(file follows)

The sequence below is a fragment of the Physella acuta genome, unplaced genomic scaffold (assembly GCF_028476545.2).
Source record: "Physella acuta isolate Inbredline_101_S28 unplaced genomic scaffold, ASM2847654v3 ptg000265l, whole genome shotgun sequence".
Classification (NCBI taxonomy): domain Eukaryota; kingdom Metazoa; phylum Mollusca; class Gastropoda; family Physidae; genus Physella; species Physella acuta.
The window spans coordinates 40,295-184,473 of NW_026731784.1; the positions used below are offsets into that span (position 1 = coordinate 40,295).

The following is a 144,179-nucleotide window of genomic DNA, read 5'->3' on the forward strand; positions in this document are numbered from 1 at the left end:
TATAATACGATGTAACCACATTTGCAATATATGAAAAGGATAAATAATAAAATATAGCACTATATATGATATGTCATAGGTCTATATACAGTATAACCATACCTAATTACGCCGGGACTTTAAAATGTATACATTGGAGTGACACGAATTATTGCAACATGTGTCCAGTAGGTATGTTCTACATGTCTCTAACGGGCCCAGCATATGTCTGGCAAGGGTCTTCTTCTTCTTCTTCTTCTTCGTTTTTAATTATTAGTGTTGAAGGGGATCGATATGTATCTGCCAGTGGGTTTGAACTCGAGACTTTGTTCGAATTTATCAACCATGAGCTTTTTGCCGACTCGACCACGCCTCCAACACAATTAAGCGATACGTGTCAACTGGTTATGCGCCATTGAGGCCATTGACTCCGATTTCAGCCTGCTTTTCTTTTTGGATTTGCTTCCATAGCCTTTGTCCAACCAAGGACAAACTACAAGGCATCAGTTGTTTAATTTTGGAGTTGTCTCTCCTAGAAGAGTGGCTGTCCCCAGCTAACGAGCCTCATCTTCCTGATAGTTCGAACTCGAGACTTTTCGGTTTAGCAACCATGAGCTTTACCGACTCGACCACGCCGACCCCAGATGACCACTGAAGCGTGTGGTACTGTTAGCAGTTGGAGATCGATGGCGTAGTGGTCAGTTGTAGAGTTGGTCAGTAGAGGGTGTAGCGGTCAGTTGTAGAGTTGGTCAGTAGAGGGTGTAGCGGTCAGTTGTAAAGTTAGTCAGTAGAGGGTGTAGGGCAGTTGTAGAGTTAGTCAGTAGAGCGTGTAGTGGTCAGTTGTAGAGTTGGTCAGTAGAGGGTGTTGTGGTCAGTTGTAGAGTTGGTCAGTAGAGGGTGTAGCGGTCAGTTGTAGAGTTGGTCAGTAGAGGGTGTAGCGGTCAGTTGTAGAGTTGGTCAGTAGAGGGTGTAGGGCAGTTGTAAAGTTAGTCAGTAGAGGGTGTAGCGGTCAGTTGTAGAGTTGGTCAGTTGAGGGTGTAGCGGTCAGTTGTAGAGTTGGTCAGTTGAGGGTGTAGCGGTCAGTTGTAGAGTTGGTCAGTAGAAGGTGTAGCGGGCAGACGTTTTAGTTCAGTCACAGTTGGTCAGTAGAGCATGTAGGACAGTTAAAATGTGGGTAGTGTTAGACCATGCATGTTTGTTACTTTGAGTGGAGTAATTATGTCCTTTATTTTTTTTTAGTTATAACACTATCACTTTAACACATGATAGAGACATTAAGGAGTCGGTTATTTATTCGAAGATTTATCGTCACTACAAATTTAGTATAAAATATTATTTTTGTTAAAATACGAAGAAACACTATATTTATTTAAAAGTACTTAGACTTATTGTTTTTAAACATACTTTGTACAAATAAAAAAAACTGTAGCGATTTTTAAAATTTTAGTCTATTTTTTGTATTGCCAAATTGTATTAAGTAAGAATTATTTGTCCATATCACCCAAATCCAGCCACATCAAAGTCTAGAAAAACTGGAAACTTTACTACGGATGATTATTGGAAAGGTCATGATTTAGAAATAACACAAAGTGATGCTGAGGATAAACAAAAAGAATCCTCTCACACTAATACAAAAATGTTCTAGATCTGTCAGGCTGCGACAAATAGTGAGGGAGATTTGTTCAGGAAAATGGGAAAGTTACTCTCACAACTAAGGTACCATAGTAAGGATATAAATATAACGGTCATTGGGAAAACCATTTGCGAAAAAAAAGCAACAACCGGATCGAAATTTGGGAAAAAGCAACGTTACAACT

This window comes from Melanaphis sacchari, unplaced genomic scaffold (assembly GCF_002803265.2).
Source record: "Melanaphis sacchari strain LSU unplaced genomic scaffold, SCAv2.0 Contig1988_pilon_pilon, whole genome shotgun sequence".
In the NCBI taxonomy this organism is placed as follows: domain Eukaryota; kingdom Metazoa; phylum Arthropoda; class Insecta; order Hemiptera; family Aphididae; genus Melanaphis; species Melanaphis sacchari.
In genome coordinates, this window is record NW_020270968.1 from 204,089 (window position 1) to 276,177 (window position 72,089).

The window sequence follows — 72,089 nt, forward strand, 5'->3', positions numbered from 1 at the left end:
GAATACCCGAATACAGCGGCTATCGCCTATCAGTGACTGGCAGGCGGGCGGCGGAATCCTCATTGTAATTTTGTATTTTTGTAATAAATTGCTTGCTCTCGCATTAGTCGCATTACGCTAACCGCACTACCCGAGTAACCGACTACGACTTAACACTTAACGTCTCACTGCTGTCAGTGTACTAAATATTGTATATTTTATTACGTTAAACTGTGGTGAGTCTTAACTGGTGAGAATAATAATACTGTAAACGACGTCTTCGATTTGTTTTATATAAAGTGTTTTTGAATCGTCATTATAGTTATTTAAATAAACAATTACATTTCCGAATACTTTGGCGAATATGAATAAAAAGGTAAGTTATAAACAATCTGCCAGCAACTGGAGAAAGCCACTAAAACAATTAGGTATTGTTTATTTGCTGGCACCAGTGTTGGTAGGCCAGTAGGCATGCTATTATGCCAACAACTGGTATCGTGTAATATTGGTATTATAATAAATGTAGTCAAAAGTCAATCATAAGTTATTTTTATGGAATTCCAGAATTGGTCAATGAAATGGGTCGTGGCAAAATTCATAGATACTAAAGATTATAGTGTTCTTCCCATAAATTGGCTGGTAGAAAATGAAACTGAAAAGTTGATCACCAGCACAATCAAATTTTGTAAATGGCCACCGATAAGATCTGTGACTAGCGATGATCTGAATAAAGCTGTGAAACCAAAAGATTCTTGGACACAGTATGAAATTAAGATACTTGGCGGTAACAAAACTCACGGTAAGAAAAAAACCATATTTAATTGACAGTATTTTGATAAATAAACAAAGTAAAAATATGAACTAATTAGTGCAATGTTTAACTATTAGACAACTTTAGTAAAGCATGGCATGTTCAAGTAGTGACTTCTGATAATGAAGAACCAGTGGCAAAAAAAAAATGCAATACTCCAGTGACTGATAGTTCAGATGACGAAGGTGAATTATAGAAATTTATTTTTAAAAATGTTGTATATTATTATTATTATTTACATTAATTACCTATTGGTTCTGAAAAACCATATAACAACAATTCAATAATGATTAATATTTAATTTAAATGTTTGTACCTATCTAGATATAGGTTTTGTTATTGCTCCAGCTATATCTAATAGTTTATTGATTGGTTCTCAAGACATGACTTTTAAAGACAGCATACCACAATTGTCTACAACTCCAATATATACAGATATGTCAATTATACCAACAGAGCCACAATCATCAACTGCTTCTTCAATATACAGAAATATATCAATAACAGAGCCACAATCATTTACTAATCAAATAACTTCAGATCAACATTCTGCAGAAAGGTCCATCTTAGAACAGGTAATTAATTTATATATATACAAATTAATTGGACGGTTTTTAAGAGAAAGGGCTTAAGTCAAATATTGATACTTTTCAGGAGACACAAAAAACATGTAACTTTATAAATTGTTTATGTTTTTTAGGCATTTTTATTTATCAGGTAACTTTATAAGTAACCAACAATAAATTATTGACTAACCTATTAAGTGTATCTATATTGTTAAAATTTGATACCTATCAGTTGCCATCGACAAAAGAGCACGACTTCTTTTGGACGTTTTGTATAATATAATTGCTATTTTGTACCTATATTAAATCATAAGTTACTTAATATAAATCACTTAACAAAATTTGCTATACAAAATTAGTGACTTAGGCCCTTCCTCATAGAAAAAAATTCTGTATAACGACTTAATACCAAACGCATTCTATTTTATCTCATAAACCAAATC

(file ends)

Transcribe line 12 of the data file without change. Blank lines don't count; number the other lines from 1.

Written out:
GAATACCCGAATACAGCGGCTATCGCCTATCAGTGACTGGCAGGCGGGCGGCGGAATCCTCATTGTAATTTTGTATTTTTGTAATAAATTGCTTGCTCTCGCATTAGTCGCATTACGCTAACCGCACTACCCGAGTAACCGACTACGACTTAACACTTAACGTCTCACTGCTGTCAGTGTACTAAATATTGTATATTTTATTACGTTAAACTGTGGTGAGTCTTAACTGGTGAGAATAATAATACTGTAAACGACGTCTTCGATTTGTTTTATATAAAGTGTTTTTGAATCGTCATTATAGTTATTTAAATAAACAATTACATTTCCGAATACTTTGGCGAATATGAATAAAAAGGTAAGTTATAAACAATCTGCCAGCAACTGGAGAAAGCCACTAAAACAATTAGGTATTGTTTATTTGCTGGCACCAGTGTTGGTAGGCCAGTAGGCATGCTATTATGCCAACAACTGGTATCGTGTAATATTGGTATTATAATAAATGTAGTCAAAAGTCAATCATAAGTTATTTTTATGGAATTCCAGAATTGGTCAATGAAATGGGTCGTGGCAAAATTCATAGATACTAAAGATTATAGTGTTCTTCCCATAAATTGGCTGGTAGAAAATGAAACTGAAAAGTTGATCACCAGCACAATCAAATTTTGTAAATGGCCACCGATAAGATCTGTGACTAGCGATGATCTGAATAAAGCTGTGAAACCAAAAGATTCTTGGACACAGTATGAAATTAAGATACTTGGCGGTAACAAAACTCACGGTAAGAAAAAAACCATATTTAATTGACAGTATTTTGATAAATAAACAAAGTAAAAATATGAACTAATTAGTGCAATGTTTAACTATTAGACAACTTTAGTAAAGCATGGCATGTTCAAGTAGTGACTTCTGATAATGAAGAACCAGTGGCAAAAAAAAAATGCAATACTCCAGTGACTGATAGTTCAGATGACGAAGGTGAATTATAGAAATTTATTTTTAAAAATGTTGTATATTATTATTATTATTTACATTAATTACCTATTGGTTCTGAAAAACCATATAACAACAATTCAATAATGATTAATATTTAATTTAAATGTTTGTACCTATCTAGATATAGGTTTTGTTATTGCTCCAGCTATATCTAATAGTTTATTGATTGGTTCTCAAGACATGACTTTTAAAGACAGCATACCACAATTGTCTACAACTCCAATATATACAGATATGTCAATTATACCAACAGAGCCACAATCATCAACTGCTTCTTCAATATACAGAAATATATCAATAACAGAGCCACAATCATTTACTAATCAAATAACTTCAGATCAACATTCTGCAGAAAGGTCCATCTTAGAACAGGTAATTAATTTATATATATACAAATTAATTGGACGGTTTTTAAGAGAAAGGGCTTAAGTCAAATATTGATACTTTTCAGGAGACACAAAAAACATGTAACTTTATAAATTGTTTATGTTTTTTAGGCATTTTTATTTATCAGGTAACTTTATAAGTAACCAACAATAAATTATTGACTAACCTATTAAGTGTATCTATATTGTTAAAATTTGATACCTATCAGTTGCCATCGACAAAAGAGCACGACTTCTTTTGGACGTTTTGTATAATATAATTGCTATTTTGTACCTATATTAAATCATAAGTTACTTAATATAAATCACTTAACAAAATTTGCTATACAAAATTAGTGACTTAGGCCCTTCCTCATAGAAAAAAATTCTGTATAACGACTTAATACCAAACGCATTCTATTTTATCTCATAAACCAAATC